For Jimmy Carter, the great open-convention battle shaking the ranks of the increasingly nervous Democrats begins to look like an exercise in losing by winning.
The president has the delegates, his forces are tightly in control of the New York nominating convention 10 days away, and they have the almost-certain power to guarantee a first-ballot victory. They can do so by mustering the strength to adopt the binding rule governing the way delegates will vote.
Its language could not be clearer:
"All delegates to the national convention shall be bound to vote for the presidential candidate whom they were elected to support for at least the first convention ballot, unless released in writing by the presidential candidate. Delegates who seek to violate this rule may be replaced with an alternate of the same presidential preference by the presidential candidate or the candidate's authorized representative(s) at any time up to and including the presidential balloting at the national convention."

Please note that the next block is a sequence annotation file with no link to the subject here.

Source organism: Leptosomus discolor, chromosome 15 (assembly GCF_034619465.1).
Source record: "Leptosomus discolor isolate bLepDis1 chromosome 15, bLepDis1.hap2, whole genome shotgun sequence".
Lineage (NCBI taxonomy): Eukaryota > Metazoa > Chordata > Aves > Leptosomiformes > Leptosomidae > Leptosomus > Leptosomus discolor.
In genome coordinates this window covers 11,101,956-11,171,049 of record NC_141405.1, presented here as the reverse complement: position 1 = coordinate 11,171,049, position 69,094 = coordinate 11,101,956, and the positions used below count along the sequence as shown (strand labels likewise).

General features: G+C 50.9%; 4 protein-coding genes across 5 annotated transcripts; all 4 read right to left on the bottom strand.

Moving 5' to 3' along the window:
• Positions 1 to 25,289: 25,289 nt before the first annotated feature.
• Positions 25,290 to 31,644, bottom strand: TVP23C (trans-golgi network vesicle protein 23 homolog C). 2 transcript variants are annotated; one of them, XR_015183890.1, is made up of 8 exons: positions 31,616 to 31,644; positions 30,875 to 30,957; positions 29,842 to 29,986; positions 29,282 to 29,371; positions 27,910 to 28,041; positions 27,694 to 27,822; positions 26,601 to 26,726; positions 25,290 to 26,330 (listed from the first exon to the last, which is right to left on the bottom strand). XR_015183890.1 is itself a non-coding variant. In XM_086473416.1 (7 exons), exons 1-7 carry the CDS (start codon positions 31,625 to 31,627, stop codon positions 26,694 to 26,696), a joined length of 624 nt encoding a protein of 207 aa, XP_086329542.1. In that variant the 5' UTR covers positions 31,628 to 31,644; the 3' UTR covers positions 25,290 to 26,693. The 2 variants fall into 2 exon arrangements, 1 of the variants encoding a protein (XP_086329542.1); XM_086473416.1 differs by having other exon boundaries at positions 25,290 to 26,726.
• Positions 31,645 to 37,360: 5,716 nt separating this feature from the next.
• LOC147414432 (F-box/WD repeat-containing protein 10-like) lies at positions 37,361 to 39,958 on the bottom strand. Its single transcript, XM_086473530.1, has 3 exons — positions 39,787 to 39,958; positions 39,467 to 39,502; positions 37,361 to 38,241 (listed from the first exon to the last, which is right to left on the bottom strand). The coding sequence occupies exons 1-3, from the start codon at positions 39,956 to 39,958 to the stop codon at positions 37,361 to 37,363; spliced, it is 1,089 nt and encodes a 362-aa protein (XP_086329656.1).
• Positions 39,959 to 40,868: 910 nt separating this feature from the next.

Since Carter won some 60 percent of the delegates in the long primary season, adoption of that one rule would put a seal on his renomination with the first convention roll call. Democrats have been taking only one ballot to nominate their presidential candidates over the last 28 years any how; this rule, new in political history, merely makes that behavior absolutely certain.
The trouble lies in the contentious, not to say panicky, atmosphere sweeping Democrats across the country. Carter desperately needs to emerge from the convention with the party as unified as possible behind him. Pressing the fight to adopt that rule, and thereby precluding the atmosphere of an "open" convention, virtually assures more bitterness and frustration among the already sorely divided Democrats.
That's why such strong supporters of the president as Connecticut's Gov. Ella Graso have come out in favor of opening the convention. They are not abandoning Carter nor rejecting the principles involved. It's victory in the fall they want. In this case compromise over a point of procedure seems preferable to standing firm and courting defeat by breeding new party antagonisms.